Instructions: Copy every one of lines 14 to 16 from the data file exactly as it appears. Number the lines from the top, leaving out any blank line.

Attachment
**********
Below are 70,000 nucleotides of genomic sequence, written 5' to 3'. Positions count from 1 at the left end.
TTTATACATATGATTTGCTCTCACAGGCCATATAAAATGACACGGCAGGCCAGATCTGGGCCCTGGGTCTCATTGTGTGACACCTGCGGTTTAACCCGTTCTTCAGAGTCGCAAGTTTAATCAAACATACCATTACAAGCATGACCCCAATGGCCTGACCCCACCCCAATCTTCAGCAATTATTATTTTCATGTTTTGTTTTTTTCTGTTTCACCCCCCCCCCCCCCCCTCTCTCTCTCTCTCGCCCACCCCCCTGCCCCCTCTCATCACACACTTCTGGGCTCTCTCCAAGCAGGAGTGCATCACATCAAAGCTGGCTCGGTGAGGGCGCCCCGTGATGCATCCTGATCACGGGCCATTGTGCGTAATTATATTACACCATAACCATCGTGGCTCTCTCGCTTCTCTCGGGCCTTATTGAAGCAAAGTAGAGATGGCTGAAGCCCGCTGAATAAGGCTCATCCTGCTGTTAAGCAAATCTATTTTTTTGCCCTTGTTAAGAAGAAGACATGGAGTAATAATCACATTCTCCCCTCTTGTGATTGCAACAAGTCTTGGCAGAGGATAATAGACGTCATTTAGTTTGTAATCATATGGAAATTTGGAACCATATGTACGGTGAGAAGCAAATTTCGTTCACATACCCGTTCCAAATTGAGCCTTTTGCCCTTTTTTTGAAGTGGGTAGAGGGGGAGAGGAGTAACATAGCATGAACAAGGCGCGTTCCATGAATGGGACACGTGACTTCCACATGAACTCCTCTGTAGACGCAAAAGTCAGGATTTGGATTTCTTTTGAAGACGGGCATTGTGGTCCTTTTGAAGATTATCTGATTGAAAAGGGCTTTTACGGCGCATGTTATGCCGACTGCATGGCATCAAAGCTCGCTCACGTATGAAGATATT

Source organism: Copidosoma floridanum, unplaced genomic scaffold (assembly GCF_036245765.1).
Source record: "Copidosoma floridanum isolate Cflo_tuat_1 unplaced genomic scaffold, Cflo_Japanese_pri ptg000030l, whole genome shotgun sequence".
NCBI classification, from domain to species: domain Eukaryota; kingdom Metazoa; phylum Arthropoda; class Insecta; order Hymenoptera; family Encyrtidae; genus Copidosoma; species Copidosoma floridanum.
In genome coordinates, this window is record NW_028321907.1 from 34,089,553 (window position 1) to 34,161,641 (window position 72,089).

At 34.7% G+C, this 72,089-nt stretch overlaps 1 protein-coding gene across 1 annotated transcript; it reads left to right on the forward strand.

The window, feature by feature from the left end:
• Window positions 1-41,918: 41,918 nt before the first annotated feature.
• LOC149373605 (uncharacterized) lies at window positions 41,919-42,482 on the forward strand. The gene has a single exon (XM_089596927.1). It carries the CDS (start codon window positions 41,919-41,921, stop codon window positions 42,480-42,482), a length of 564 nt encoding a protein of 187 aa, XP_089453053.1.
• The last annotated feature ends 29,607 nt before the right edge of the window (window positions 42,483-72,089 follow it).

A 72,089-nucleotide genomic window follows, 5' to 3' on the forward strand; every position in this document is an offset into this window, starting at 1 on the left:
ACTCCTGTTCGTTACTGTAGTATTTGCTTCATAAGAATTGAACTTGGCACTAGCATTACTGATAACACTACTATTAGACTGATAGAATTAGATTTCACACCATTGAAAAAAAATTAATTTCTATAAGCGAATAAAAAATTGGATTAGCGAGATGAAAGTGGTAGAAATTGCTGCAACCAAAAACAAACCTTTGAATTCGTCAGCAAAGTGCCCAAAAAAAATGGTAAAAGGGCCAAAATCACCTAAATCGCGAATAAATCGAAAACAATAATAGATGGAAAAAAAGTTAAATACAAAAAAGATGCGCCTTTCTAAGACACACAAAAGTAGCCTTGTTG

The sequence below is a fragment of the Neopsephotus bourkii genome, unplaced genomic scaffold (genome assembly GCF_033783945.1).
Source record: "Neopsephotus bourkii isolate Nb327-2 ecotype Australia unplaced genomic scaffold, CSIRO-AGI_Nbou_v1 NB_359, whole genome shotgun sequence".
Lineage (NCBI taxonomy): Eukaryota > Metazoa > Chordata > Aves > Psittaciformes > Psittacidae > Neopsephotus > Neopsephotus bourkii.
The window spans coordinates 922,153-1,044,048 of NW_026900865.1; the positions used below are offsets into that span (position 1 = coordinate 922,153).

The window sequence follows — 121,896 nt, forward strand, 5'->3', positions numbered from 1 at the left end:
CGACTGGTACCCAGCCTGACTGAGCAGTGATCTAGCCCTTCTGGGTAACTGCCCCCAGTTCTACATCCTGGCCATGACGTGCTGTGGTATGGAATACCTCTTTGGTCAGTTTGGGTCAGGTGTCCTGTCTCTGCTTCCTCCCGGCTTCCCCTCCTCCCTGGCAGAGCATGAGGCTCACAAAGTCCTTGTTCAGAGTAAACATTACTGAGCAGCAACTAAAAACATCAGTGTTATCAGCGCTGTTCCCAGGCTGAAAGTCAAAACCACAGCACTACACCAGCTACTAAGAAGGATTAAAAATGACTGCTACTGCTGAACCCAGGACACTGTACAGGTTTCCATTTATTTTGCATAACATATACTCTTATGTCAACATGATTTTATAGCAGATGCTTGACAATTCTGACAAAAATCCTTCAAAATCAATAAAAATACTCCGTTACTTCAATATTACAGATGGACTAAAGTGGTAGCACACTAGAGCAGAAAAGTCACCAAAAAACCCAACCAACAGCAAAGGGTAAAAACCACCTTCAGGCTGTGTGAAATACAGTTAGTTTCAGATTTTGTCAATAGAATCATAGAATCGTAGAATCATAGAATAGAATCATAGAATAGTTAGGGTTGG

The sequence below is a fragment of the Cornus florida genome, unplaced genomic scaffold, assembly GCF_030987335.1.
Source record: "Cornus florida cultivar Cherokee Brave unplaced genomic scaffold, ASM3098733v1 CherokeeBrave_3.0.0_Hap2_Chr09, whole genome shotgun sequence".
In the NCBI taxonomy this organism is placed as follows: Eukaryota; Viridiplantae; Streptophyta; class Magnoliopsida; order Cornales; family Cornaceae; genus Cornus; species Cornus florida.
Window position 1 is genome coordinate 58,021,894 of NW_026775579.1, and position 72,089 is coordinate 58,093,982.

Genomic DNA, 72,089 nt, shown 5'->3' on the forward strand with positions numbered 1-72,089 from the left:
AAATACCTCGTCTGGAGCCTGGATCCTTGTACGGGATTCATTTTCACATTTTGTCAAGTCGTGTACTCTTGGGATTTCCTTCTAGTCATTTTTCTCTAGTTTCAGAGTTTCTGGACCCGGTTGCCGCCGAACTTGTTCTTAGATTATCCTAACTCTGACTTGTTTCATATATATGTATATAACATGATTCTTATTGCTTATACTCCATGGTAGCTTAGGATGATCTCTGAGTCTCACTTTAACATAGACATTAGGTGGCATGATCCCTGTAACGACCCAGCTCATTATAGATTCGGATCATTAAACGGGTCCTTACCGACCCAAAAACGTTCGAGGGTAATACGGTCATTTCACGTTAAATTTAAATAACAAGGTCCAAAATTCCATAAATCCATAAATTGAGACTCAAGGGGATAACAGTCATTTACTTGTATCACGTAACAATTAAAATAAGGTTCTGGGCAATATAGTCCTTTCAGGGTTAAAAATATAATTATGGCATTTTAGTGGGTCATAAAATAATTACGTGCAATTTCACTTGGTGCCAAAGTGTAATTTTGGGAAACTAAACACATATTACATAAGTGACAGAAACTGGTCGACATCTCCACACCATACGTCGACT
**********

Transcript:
The sequence below is a fragment of the Neopsephotus bourkii genome, unplaced genomic scaffold (genome assembly GCF_033783945.1).
Source record: "Neopsephotus bourkii isolate Nb327-2 ecotype Australia unplaced genomic scaffold, CSIRO-AGI_Nbou_v1 NB_359, whole genome shotgun sequence".
Lineage (NCBI taxonomy): Eukaryota > Metazoa > Chordata > Aves > Psittaciformes > Psittacidae > Neopsephotus > Neopsephotus bourkii.